Lady Difficult

                Had they left earlier, the trek might not have been so arduous. Without the light to guide them, they stumbled almost blind through the brush. Their escort took the path slowly, but at times it was still too fast for the girls, particularly the injured ones. Artemis just couldn’t understand how they’d managed to find their way through the maze of trees. Though slowly, but surely, they eventually came upon a small man-made clearing.

                “Good to see you finally joining the party, ladies.”

                Artemis hissed at the mocking voices, and they backed away quickly into their assembled piles of branches. The girls still huddled closely around her, flocking easily to the strongest will. Their guide spun towards them, disbelieving.

                “We’ll help you to make shelter, but you have to accept us first.”

                Artemis scowled and peered up through the canopy. The clearing was indeed covered by overhanging branches, but it certainly wouldn’t prevent them from getting drenched. She wasn’t sure how effective it would be, constructing a shelter in the almost nonexistent twilight. A hand found her shoulder, a rough hand.

                “Stop being so stubborn.”           

                This time, it wasn’t the voice of their leader, but rather one that was softer, easier to reason with. She turned and found yet another boy, a bit older than the rest of them, with a softer face, albeit covered with scratches. Artemis gave another, exasperated sigh before nodding, holding a hand out to one of her girls.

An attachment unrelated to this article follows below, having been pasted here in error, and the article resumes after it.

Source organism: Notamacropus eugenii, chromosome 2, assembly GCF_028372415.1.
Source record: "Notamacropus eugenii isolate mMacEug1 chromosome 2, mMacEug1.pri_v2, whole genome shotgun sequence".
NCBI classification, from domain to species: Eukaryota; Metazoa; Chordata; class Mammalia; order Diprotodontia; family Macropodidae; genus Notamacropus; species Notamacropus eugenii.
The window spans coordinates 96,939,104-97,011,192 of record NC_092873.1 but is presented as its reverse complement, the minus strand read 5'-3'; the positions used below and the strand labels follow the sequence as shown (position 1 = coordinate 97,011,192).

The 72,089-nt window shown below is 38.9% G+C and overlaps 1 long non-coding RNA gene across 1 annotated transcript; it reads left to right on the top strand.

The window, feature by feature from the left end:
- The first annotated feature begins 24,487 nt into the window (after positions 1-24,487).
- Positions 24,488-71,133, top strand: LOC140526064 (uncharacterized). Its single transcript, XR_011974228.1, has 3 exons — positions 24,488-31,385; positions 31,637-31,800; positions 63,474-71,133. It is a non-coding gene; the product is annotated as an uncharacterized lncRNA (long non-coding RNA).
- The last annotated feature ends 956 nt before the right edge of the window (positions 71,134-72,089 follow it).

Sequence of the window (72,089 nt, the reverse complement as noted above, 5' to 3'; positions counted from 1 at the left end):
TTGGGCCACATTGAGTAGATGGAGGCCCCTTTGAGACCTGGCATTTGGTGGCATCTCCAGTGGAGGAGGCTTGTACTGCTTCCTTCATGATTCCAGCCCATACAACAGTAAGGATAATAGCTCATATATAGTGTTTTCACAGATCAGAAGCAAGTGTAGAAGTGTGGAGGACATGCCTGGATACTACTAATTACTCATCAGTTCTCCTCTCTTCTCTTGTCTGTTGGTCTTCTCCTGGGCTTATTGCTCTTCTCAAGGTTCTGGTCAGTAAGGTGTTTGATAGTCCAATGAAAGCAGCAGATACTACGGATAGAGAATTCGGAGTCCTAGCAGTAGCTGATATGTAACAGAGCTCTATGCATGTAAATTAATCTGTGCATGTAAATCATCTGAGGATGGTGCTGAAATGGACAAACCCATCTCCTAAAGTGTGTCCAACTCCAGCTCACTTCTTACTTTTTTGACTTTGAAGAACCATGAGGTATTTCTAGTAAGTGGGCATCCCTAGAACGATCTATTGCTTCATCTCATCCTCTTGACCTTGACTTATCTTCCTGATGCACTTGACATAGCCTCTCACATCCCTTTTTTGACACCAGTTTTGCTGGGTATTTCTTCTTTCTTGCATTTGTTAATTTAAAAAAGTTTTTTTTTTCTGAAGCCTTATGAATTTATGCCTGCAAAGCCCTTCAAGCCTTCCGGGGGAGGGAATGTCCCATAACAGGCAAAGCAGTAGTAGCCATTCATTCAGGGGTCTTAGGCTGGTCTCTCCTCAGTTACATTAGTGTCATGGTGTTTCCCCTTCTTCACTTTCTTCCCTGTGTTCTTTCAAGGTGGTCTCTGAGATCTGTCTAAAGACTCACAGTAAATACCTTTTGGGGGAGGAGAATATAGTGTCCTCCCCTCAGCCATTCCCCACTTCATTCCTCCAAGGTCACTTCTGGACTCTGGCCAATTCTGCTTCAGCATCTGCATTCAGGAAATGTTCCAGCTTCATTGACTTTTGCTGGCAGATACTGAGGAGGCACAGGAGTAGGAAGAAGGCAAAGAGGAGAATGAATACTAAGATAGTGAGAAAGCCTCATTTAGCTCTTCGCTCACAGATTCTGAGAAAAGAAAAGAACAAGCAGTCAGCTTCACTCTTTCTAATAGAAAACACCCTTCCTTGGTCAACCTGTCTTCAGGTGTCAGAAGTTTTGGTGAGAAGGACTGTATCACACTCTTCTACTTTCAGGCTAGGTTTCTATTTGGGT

“We’ve already made you a few, we knew you’d come around eventually,” said the soft one.

                He led a pack of girls to one edge of the clearing, where stood a moderately-sized lean-to. It was a bit small, but it would suffice. Several more found shelter in the excess space of the boys’ shelters, which undeniably unnerved her.

                “I’m afraid we’ll have to make you your own, Artemis,” spoke the leader. “Since you’re not so keen on sharing.”

                “I’m fine with sharing!” Artemis spat. “Just not with idiots.”

                “I’m a bit less idiotic, and much safer,” spoke the softer boy, who was chuckling softly in the darkness. “We have a little more room over on my side, if you’ll have it. Tomorrow, we’ll build you your own, but for now…”

                He turned his face to the sky, rinsing his face in the light droplets that fell from above. Artemis only watched, nearly blind in the night, straining to see his form. His chin dropped and he turned for his little shelter. He didn’t stop to finish his thought, and neither did he turn to check if she would follow. An open invitation. It was hers to take or leave.

                “Do you even know my name?” spoke the leader.

                “Must I? We’ll all be leaving soon anyway, why go through formalities when we’ll never see each other again?”

                The boy laughed, “Luka Aukraine.”

                “I said I didn’t want to know,” Artemis frowned, flinching as a particularly large drop fell on her head.

                “If I know yours, it’s only right you know mine.”

                “The last was unnecessary,” Artemis huffed, turning towards the open tent.

                “Well, what’s your last, then? So that we’re even.”


                “I beg pardon?”

                “Artemis Heat!” She flung at him hatefully. “Now just shut up!”

                “For what reason?”

                Her eyes were aflame once more, but she grit her teeth, not wishing to stand any longer in the rain. She spun and crawled into the shelter, curling against the heat of other bodies. Night the fifth, and only now did she know someone’s name.

The End

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